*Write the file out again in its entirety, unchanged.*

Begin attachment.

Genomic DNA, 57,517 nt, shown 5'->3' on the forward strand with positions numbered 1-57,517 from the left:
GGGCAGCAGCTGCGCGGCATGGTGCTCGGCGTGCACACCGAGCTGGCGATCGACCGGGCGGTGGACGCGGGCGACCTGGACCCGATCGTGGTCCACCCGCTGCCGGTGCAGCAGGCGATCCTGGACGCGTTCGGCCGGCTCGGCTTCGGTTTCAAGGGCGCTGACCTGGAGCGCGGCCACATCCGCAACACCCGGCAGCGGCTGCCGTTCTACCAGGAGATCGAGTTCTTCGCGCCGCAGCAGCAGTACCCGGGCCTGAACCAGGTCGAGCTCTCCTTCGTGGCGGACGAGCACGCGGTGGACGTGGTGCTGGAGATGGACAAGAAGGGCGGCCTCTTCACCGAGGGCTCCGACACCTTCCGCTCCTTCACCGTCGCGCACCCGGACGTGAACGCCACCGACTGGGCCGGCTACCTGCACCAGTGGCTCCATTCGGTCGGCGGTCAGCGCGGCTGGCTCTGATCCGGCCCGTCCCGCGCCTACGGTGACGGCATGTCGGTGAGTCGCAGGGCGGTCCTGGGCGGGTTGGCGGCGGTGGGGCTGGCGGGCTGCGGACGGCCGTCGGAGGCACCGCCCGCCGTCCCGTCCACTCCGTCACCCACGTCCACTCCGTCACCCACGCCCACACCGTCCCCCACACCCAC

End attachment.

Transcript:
Genomic DNA, 57,517 nt, shown 5'->3' on the forward strand with positions numbered 1-57,517 from the left:
GGGCAGCAGCTGCGCGGCATGGTGCTCGGCGTGCACACCGAGCTGGCGATCGACCGGGCGGTGGACGCGGGCGACCTGGACCCGATCGTGGTCCACCCGCTGCCGGTGCAGCAGGCGATCCTGGACGCGTTCGGCCGGCTCGGCTTCGGTTTCAAGGGCGCTGACCTGGAGCGCGGCCACATCCGCAACACCCGGCAGCGGCTGCCGTTCTACCAGGAGATCGAGTTCTTCGCGCCGCAGCAGCAGTACCCGGGCCTGAACCAGGTCGAGCTCTCCTTCGTGGCGGACGAGCACGCGGTGGACGTGGTGCTGGAGATGGACAAGAAGGGCGGCCTCTTCACCGAGGGCTCCGACACCTTCCGCTCCTTCACCGTCGCGCACCCGGACGTGAACGCCACCGACTGGGCCGGCTACCTGCACCAGTGGCTCCATTCGGTCGGCGGTCAGCGCGGCTGGCTCTGATCCGGCCCGTCCCGCGCCTACGGTGACGGCATGTCGGTGAGTCGCAGGGCGGTCCTGGGCGGGTTGGCGGCGGTGGGGCTGGCGGGCTGCGGACGGCCGTCGGAGGCACCGCCCGCCGTCCCGTCCACTCCGTCACCCACGTCCACTCCGTCACCCACGCCCACACCGTCCCCCACACCCAC